I initially balked at doing this post. It might make people uncomfortable. At times, however, we need the discomfort. When in Georgetown today, taking other photos, I saw this man. I know he is homeless. And that he struggles with demons I don’t understand. It was raining and cold today in Georgetown, unusual for spring in Texas. The pandemic has many sad stories. Georgetown, like many communities around the world, has closed its library. It has closed its public restrooms. For a few years I’ve seen this man sheltering at the public library. Before the restrooms were closed, he had use of it. He’s checking his belongings in front of a closed restroom here. Don’t get me wrong. I understand the reasoning behind the closures, but then those like this gentleman end up falling through the cracks. No answers here, friends. It’s doggone sad.
At this time of year I’m keeping a close watch on the growth of crops along the Blackland Prairie. These two photos were taken in East Williamson County this week. The first photo was at the end of a warm and clear day, not far from Bartlett. The other photo was taken tonight on rainy and quite cool (for this area) evening in the Wuthrich Hill area. That’s Prince of Peace Lutheran Church in the distance.
The rain held off on this Thursday morning in Georgetown as I observed members of The Caring Place team while they distributed shelf stables during their Drive Through Food Pantry. The pantry, which takes place each Tuesday, Thursday and Friday from 10am-noon, has come up with a way to deliver much-needed food to people who need it. Recipients remain in their cars while Caring Place staff loads their trunks, back seats, or rear hatches. In response to the COVID-19 pandemic, this group found a fine way to continue serving their community. The lively lady in the last two photos is the group’s Executive Director, Ginna O’Connor, doing a grand job of directing traffic. By the way, recipients don’t have to prequalify to receive help, either. I like that.
Do cows practice social distancing? The cow in the opening photo seems to have it figured out. Those longhorns, however, might need a little more direction. One thing’s certain ….. they all have plenty of room to stretch out in Beyersville, Texas.
These recent photos were taken on the same evening along a nice county road a little east of Granger, Texas. I’d say more, but this time let’s just call it farm country.
This virus encircling the globe is affecting everyone. Despite what they might say, kids really want to be back in their classrooms. In Georgetown, Texas, the city’s public school system, like most, is on hold. In order to keep things going, the district is providing Chromebooks for families who aren’t able to have computers at home, also providing mobile hot spot connections. On this very wet day in Central Texas, I visited Mitchell Elementary School as staff provided laptops for families. The computers were cleaned and packaged in large manila envelopes for delivery. Online learning might not be perfect, but it can work. It was hard not to notice faces of children, sitting in the family cars, looking out their windows at their school, their teachers, nurses and administrators. We’ll get through this. Y’all be careful. These photos were taken for my friends at the Williamson County Sun.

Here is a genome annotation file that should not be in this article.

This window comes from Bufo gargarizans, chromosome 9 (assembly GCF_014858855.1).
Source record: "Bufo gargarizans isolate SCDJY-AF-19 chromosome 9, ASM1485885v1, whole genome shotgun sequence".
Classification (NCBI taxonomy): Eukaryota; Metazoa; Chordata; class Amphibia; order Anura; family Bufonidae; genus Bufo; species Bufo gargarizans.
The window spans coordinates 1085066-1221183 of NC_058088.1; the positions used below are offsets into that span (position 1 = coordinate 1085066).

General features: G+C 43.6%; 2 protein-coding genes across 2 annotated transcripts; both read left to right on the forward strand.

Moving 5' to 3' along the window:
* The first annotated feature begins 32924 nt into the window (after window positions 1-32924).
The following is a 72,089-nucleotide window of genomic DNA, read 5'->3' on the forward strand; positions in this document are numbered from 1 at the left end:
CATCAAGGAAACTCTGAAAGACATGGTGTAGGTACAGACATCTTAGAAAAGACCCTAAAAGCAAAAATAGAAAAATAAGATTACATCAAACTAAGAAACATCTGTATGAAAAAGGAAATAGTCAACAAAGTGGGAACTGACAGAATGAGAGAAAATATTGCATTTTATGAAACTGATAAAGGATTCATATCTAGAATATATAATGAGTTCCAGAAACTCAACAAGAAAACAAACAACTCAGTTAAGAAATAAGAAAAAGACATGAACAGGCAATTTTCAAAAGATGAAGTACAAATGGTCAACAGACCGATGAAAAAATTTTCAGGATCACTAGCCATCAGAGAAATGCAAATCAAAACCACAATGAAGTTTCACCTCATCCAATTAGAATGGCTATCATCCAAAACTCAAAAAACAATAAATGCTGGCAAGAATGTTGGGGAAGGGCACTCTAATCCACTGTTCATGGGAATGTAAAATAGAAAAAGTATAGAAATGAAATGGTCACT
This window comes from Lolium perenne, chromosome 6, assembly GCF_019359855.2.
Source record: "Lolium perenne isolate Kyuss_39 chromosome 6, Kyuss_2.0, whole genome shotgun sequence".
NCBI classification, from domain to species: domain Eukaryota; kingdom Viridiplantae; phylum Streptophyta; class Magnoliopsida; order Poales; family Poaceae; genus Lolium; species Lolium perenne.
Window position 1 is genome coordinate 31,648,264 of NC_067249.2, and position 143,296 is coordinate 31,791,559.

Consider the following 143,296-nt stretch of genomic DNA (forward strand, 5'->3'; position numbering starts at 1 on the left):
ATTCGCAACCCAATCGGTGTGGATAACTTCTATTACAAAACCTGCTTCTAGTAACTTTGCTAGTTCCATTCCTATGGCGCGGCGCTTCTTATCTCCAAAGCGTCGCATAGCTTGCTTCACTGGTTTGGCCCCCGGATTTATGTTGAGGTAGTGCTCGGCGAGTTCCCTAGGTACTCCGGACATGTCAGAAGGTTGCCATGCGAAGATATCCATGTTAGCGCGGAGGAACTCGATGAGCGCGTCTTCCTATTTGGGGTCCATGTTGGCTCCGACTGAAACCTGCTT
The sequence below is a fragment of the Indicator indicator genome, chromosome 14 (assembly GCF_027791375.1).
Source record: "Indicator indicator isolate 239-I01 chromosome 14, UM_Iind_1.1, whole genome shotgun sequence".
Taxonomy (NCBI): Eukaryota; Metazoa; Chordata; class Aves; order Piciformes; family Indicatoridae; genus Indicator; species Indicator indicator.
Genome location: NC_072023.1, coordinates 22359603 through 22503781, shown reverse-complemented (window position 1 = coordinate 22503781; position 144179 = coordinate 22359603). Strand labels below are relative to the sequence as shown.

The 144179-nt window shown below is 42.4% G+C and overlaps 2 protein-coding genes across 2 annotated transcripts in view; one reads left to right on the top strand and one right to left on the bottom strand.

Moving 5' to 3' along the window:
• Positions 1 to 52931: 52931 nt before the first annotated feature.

When spring comes around each year, I vow not to post wildflower photos. And each year, I seem to veer from that notion. One of the beloved places I like to visit is Prince of Peace Lutheran Church, in Wuthrich Hill. Note that Wuthrich Hill is not technically a town. It’s an area. This year wildflowers adorn the grounds around the church, the cemetery and the serene pond. These were taken on a recent visit to one beautiful part of the Blackland Prairie.
Two pretty simple photos tonight, friends, both near Granger, Texas. The opening photo is a grab shot, a boy practicing social distancing as he rides his bike on a cool spring night, joined by two canine buddies. The second is a few miles east of Granger, near sunset. I’ll leave it at that. Be safe.
Our Lady of the Rosary Cemetery and Prayer Gardens, in Georgetown, Texas, is a place I go from time to time to take away a little of life’s stresses, at least for a while. Although it’s close to a major toll road, once you’re there, you forget about its presence. My first visit there was probably 9-10 years ago, when the Austin American-Statesman did a story about it. At the time it was one of only two green burial grounds in Texas. A “green” burial is quite natural, no embalming. Today they offer traditional burials and cremations, too. All that aside, it’s just a relaxing and beautiful place. Spring’s arrival brings wildflowers. On my recent visit this week, Texas Bluebonnets and Texas Paintbrush were abundant. A trail leads to a little pond. Standing on the observation deck, if you look closely you occasionally see a passing car on the toll road, but somehow you don’t seem to care. It’s a healing place. Some of us need that.
While I always appreciate agriculture, it so happens that this week, March 22-28, is National Ag Week, hosted by the Agriculture Council of America. There hadn’t been a plan to photograph three farm-related images. It just worked out that way. The first photo was taken on a very foggy morning, a regal tree surrounded by young crops. The second photo was taken early this afternoon. This morning had also been foggy. When the photo was made, the fog had just begun to lift, leaving us with an interesting set of tonalities. That’s not photoshopped to look that way, friends. The final photo was made tonight, the sun back with us, a healthy field of wheat in the far reaches of East Williamson County, Texas. Every week is Ag Week here.